Cardinal: Words 'we all long to hear' lay in sacrament of reconciliation

IMAGE: CNS photo/James Ramos, Texas Catholic Herald

By Junno Arocho Esteves

HOUSTON (CNS) — In preparing
for Easter, many Catholic parishes worldwide opened their church doors for
extended hours for the sacrament of reconciliation with penance services on
Good Friday.

These services focus on helping
parishioners and public alike to more fully understand and experience the paschal
mystery of Christ’s victory over death, said Cardinal Daniel N. DiNardo of Galveston

“During the season of Lent,” the
cardinal said, “we undertake many forms of penance: ashes on our heads on Ash
Wednesday, our fasting, abstinence, increased almsgiving as well as the unique
Lenten commitments we individually make.”

Fasting, abstinence and service
through almsgiving remain the basis for Lenten devotions.

“Yet much as the Lord exhorts us
through the prophet Joel to ‘rend your hearts, and not your garments’ (2:13),
our exterior penances mean little if they do not reflect interior conversion,”
said Cardinal DiNardo, who is president of the U.S. Conference of Catholic

This repentance of heart, says
the Catechism of the Catholic Church, “is a radical reorientation of our whole
life, a return, a conversion to God with all our heart, an end of sin, a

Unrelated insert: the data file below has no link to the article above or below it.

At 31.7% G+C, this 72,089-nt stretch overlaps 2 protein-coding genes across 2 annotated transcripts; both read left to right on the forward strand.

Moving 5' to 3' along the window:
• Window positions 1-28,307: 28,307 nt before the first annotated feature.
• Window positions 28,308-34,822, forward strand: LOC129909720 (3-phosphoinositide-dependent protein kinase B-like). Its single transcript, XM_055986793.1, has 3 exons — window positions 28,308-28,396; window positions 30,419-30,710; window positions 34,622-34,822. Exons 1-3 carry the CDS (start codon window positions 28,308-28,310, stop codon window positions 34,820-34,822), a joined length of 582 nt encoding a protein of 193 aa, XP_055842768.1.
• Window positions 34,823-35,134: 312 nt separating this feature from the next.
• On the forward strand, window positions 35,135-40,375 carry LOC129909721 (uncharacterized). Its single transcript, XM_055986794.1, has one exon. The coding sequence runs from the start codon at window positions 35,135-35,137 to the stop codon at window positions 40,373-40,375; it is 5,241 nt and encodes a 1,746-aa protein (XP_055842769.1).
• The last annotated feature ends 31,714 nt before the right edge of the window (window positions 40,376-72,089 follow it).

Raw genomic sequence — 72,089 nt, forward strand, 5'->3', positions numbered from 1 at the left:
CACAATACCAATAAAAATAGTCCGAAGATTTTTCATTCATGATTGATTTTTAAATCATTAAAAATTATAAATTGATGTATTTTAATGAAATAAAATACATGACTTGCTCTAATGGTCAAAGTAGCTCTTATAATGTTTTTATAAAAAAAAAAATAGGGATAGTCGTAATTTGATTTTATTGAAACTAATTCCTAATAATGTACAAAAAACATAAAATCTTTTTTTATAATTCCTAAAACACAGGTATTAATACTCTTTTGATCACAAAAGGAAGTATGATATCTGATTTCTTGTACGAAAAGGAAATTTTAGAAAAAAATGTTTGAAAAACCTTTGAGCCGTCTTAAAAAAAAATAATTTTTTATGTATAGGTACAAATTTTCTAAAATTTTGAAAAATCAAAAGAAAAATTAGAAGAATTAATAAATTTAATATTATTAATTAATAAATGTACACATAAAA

turning away from evil, with repugnance toward the evil actions we have

Cardinal DiNardo said, “In the
beautiful sacrament of reconciliation, this reality is realized most fully as
we take our particular sins and shortcomings before the Lord, longing for
freedom from slavery to sin and death.”

Focusing on Holy Week, he said: “What is done each year in the days leading to Easter is living
memory, a recapitulation, a retelling always new, of what Jesus has done and
always remains present. His death and resurrection always abide. We are the
ones who need this living retelling for our salvation and knowledge, for our
prayer, for our illumination, and for the meaning of our life.”

Cardinal DiNardo echoed recent
comments by Pope Francis, who said that the Lord does not want his flock to be
frightened in seeking forgiveness but to come to him “with an open heart”
because “it is the Father awaits us.”

“The Lord, the Father of mercies,”
the cardinal said, “speaks the words through the church and the ministry of the
priest that we all long to hear as he pronounces mercy, not condemnation, and
restores us to the fullness of life with Him.”

And while some may fear the
confessional, Cardinal DiNardo encouraged Catholics to see the light in the

“Where the darkness of death is
most thick and impenetrable, the light shines,” he said. “This is a mystery of
God’s love never to be fully understood, but always to be received with astonished
thanksgiving and praise. The various moments of Holy Week and its many
celebrations and liturgical activities are meant to proclaim this boundless

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Ramos is a staff writer and
designer for the Texas Catholic Herald, newspaper of the Archdiocese of

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